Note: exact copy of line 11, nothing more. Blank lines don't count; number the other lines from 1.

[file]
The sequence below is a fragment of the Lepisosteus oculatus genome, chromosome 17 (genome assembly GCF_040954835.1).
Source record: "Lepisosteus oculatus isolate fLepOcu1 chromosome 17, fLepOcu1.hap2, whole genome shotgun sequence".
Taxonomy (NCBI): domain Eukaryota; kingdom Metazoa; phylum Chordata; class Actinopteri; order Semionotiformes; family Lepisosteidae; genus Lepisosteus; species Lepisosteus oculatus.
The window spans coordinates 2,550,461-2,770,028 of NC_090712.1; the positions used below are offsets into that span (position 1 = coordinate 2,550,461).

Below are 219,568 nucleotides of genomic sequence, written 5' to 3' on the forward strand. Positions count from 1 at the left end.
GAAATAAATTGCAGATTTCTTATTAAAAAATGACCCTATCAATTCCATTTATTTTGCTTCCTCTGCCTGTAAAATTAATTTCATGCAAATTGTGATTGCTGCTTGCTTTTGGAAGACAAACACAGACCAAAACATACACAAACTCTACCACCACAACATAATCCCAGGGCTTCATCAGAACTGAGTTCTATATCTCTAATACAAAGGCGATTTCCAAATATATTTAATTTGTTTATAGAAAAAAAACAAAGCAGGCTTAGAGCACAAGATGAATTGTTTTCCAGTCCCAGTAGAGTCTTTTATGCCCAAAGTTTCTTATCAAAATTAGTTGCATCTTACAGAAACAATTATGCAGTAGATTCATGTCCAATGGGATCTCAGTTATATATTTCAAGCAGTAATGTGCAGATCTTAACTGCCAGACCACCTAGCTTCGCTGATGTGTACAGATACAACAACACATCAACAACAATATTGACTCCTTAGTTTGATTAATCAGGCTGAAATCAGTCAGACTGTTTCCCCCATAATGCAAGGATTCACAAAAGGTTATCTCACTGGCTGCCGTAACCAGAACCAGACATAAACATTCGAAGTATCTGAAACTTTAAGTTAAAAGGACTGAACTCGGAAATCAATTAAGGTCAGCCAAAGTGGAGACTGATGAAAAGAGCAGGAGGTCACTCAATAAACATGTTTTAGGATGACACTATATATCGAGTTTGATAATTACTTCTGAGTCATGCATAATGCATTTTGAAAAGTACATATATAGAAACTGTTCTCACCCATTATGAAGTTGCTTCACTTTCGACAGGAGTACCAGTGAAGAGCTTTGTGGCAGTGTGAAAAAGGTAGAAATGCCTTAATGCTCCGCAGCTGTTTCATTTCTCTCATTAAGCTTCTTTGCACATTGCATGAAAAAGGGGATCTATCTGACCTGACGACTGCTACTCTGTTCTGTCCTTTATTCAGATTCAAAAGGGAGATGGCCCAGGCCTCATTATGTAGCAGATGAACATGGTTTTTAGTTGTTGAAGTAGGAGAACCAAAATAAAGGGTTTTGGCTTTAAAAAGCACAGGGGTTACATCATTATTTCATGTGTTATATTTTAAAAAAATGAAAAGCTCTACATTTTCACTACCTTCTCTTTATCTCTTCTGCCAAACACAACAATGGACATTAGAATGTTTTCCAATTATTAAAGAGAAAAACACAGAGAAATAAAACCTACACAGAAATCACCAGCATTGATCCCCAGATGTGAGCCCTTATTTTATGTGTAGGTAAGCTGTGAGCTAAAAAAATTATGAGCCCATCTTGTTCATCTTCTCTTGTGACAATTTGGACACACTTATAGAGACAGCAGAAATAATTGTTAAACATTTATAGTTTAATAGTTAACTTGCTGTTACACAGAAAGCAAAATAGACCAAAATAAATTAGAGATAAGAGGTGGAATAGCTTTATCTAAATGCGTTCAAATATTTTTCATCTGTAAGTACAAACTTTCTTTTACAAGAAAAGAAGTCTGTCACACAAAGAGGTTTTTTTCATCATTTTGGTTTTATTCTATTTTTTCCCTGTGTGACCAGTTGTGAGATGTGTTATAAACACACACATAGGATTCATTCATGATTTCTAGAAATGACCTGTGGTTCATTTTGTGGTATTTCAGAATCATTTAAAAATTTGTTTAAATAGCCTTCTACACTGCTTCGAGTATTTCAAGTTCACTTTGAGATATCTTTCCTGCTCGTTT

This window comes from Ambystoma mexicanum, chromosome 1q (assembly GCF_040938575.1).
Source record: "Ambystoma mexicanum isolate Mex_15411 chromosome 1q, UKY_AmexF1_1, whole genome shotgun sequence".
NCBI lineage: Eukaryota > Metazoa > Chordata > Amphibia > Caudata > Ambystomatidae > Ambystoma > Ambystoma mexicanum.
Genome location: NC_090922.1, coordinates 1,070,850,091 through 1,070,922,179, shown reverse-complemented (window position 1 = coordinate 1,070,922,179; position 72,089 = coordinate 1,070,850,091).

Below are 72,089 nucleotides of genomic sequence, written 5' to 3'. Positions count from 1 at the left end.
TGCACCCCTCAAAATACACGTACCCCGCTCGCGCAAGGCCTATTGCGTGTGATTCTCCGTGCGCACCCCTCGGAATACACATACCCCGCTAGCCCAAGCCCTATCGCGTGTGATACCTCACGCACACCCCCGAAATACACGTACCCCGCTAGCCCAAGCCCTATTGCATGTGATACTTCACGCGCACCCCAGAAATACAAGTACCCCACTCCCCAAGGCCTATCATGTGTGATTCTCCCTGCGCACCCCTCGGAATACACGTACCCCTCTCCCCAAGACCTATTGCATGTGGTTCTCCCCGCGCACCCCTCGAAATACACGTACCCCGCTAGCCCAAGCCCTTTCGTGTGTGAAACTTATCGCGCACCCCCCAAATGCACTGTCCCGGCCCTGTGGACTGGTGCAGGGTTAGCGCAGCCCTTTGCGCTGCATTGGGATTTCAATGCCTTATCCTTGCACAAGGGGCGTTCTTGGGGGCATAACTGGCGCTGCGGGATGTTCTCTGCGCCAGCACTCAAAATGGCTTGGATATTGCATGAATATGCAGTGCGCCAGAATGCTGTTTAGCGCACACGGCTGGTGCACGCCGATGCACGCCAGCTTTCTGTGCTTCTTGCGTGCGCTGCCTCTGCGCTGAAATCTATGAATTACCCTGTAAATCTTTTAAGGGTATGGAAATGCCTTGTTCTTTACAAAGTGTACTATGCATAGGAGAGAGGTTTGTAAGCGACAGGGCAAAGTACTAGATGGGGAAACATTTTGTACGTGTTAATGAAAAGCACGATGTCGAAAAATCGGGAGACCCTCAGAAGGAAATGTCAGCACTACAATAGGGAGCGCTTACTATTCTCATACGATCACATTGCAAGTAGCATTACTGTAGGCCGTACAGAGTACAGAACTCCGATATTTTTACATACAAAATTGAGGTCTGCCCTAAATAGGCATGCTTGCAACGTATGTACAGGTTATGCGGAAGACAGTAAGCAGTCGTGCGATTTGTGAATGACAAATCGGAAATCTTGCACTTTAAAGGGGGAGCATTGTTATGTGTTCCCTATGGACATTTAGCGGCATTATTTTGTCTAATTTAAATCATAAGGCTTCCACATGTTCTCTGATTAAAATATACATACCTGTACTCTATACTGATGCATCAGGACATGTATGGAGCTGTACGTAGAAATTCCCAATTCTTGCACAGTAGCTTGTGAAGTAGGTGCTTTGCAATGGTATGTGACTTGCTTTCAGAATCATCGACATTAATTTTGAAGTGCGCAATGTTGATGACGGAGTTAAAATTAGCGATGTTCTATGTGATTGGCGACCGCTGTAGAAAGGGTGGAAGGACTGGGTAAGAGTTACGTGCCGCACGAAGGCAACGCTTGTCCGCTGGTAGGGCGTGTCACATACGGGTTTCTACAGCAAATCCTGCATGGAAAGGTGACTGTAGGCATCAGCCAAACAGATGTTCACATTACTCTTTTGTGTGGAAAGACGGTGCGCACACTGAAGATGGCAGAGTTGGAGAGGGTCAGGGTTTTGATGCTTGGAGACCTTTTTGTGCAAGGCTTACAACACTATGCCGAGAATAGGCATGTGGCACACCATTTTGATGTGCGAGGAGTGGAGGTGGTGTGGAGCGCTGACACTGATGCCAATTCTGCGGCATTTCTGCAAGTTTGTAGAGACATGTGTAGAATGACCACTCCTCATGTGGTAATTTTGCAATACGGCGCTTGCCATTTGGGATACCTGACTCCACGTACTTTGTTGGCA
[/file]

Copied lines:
Below are 72,089 nucleotides of genomic sequence, written 5' to 3'. Positions count from 1 at the left end.